“The model factors in additional assumptions based on enrollment, a continued state funding formula, additional revenues from events and conferences, and accounts for the annual increase in various expense categories,” explained Paul A. Pusecker III, vice president for business and chief financial officer. Pusecker noted that the college also considered costs such as utilities, fuel, service fees, dining services and other expenses for the 2023 fiscal budget prior to deciding on the institution-wide tuition freeze. 

Historically, tuition freezing has negatively impacted students who seek financial aid rather than those paying directly out of pocket. According to a 2021 Hechinger Report study, the negative side effects of tuition freezing are felt by students paying the sticker price, which can be detrimental for low-income families. As tuition prices can be drastically different for each student, students relying on financial aid may see less of a benefit from a tuition freeze compared to an across-the-board tuition increase.

The greatest concern is making sure the students can continue to pay for their education as they navigate increased prices at the gas pump, in the grocery store and in every other aspect of their lives.

According to David Hautanen Jr., vice president of enrollment management at St. Mary’s, the institution was conscious of this possible disparity but believes the tuition freeze will benefit the majority of students. 

“Our tuition freeze, along with our investment in financial assistance, is a sign of our commitment to ensuring that all families have access to an exceptional and affordable education,” said Hautanen. 

Debates in higher education circles continue on how best to level the tuition playing field for all students when implementing tuition freezes. For now, the greatest concern is making sure the students can continue to pay for their education while simultaneously navigating increased prices at the gas pump, in the grocery store and in every other aspect of their lives. Leaders at St. Mary’s College believe that the proposed 10-year plan is the most efficient way to achieve this goal and to ensure continued student financial and academic success. 

“The 10-year plan strengthens our long-standing value proposition of a liberal arts honors education at a public college price, one that has been recognized extensively in outside rankings and empirical data such as our low average debt and low student loan default rates,” said Chuck Steenburgh, assistant vice president for integrated marketing and communications.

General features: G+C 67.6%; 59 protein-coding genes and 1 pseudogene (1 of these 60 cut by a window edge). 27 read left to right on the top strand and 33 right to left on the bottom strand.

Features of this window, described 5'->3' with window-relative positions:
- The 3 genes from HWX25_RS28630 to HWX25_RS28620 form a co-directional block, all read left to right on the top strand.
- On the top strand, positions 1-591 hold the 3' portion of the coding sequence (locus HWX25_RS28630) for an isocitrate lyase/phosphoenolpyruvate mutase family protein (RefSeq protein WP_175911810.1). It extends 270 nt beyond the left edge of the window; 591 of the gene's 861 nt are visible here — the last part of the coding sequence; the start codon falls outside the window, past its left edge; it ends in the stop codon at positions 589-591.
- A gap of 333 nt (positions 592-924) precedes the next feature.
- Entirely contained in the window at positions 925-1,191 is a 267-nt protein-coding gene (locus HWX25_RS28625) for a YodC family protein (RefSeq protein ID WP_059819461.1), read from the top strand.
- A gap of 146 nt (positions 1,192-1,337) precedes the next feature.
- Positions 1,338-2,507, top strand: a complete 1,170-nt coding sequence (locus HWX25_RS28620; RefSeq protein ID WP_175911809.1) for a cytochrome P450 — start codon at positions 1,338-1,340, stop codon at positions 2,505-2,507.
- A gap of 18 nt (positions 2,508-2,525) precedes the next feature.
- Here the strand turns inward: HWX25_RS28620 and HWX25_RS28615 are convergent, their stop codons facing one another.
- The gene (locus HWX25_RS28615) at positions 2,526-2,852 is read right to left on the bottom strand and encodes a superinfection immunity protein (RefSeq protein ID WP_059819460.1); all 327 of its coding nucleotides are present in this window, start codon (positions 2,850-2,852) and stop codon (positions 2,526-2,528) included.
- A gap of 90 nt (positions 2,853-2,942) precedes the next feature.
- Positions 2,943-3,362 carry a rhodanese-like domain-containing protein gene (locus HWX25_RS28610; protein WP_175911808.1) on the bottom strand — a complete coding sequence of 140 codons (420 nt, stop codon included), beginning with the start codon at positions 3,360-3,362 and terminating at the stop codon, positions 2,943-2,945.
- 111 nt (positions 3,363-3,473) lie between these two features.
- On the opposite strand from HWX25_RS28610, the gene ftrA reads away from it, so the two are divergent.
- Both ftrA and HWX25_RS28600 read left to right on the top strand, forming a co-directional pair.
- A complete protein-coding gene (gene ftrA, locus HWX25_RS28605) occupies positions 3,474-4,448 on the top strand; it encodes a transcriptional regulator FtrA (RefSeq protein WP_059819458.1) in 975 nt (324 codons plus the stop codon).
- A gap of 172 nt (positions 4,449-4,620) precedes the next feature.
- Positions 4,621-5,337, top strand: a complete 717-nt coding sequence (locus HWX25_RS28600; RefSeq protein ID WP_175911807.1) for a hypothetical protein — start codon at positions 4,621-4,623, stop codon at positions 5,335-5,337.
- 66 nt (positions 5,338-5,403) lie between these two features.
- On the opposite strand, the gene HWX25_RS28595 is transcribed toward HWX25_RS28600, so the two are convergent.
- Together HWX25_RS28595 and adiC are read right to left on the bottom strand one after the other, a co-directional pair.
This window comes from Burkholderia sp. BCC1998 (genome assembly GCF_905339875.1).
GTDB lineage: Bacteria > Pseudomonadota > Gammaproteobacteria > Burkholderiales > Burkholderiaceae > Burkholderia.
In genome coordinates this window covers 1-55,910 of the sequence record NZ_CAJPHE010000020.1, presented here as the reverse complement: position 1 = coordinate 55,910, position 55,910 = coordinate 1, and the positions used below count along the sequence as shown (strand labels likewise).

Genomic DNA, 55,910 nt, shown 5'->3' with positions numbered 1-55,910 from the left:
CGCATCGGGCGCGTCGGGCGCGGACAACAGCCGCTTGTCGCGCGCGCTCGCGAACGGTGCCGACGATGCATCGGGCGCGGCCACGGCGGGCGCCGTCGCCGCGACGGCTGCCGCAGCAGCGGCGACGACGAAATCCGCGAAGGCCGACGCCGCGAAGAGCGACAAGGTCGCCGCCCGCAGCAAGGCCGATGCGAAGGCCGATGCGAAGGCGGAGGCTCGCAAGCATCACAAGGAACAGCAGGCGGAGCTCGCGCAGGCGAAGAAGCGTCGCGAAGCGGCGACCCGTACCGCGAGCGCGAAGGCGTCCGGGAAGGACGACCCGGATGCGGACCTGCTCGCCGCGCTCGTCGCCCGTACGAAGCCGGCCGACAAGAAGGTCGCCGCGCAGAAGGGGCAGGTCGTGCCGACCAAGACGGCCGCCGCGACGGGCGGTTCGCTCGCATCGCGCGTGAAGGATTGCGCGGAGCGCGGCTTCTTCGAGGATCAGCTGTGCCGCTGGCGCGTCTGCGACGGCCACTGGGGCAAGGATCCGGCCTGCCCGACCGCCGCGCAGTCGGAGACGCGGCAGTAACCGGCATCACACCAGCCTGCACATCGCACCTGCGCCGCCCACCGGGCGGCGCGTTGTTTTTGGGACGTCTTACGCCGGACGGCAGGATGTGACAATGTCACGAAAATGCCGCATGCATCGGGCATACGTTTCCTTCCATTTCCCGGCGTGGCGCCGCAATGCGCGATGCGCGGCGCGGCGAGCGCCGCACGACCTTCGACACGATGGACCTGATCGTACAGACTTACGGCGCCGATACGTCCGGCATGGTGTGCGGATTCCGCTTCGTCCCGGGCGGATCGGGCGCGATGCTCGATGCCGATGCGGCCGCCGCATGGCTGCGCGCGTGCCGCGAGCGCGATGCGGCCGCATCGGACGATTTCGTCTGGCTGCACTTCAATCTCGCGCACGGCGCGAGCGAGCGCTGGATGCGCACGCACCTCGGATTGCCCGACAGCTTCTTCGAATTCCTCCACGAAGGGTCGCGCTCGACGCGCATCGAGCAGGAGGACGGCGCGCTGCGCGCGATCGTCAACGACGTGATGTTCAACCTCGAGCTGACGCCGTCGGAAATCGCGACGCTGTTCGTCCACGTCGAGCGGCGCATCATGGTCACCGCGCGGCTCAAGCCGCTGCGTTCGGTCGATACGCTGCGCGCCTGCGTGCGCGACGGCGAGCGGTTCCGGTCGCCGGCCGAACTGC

Future Outlook

Although the rising costs of universities has been an ongoing matter of concern, many institutions are striving to find the perfect balance between the students’ needs and keeping the institutions’ proverbial lights on. These are uncertain economic times for all, even for institutions with rock-solid plans. 

Only one thing is clear; inflation is an inevitable part of the financial landscape that universities and students will have to navigate in the coming years. It is still too soon to know exactly what to expect from institutions in the 2023-24 school year, but it seems most colleges have begun to factor inflation into their budgets.

Savannah Wan

Savannah Wan

Reporter

Savannah Wan has a bachelor’s degree in English, with a minor in creative writing from Wayne State University. She is a freelance writer who primarily writes about higher ed, mental health, race and gender. 



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Virginia Million
Virginia Million
18 days ago

Very informative. The struggle is real for everyone. Many students are on their own for the first time and will find this extra burden insurmountable. I hope universities will find an amiable solution.